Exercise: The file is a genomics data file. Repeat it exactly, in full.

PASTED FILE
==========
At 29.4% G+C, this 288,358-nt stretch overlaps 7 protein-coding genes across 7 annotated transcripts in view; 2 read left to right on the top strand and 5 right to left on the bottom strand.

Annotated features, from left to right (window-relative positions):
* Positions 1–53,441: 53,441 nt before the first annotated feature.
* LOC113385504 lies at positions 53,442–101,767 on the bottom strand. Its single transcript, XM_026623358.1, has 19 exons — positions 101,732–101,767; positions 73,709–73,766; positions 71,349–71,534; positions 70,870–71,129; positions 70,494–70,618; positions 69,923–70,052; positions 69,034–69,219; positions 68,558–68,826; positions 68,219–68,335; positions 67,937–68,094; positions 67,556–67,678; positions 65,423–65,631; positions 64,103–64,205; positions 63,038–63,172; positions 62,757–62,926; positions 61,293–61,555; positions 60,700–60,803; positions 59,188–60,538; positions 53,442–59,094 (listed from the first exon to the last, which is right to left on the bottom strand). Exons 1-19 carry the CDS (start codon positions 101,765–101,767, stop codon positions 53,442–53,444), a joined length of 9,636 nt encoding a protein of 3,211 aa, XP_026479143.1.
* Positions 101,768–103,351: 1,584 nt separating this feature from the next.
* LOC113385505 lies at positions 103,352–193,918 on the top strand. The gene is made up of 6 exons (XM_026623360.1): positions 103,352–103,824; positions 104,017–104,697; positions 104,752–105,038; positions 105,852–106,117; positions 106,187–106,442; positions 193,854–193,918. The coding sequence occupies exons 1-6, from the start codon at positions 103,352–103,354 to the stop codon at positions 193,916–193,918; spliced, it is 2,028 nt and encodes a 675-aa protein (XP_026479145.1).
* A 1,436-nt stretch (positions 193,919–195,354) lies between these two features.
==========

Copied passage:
At 29.4% G+C, this 288,358-nt stretch overlaps 7 protein-coding genes across 7 annotated transcripts in view; 2 read left to right on the top strand and 5 right to left on the bottom strand.

Annotated features, from left to right (window-relative positions):
* Positions 1–53,441: 53,441 nt before the first annotated feature.
* LOC113385504 lies at positions 53,442–101,767 on the bottom strand. Its single transcript, XM_026623358.1, has 19 exons — positions 101,732–101,767; positions 73,709–73,766; positions 71,349–71,534; positions 70,870–71,129; positions 70,494–70,618; positions 69,923–70,052; positions 69,034–69,219; positions 68,558–68,826; positions 68,219–68,335; positions 67,937–68,094; positions 67,556–67,678; positions 65,423–65,631; positions 64,103–64,205; positions 63,038–63,172; positions 62,757–62,926; positions 61,293–61,555; positions 60,700–60,803; positions 59,188–60,538; positions 53,442–59,094 (listed from the first exon to the last, which is right to left on the bottom strand). Exons 1-19 carry the CDS (start codon positions 101,765–101,767, stop codon positions 53,442–53,444), a joined length of 9,636 nt encoding a protein of 3,211 aa, XP_026479143.1.
* Positions 101,768–103,351: 1,584 nt separating this feature from the next.
* LOC113385505 lies at positions 103,352–193,918 on the top strand. The gene is made up of 6 exons (XM_026623360.1): positions 103,352–103,824; positions 104,017–104,697; positions 104,752–105,038; positions 105,852–106,117; positions 106,187–106,442; positions 193,854–193,918. The coding sequence occupies exons 1-6, from the start codon at positions 103,352–103,354 to the stop codon at positions 193,916–193,918; spliced, it is 2,028 nt and encodes a 675-aa protein (XP_026479145.1).
* A 1,436-nt stretch (positions 193,919–195,354) lies between these two features.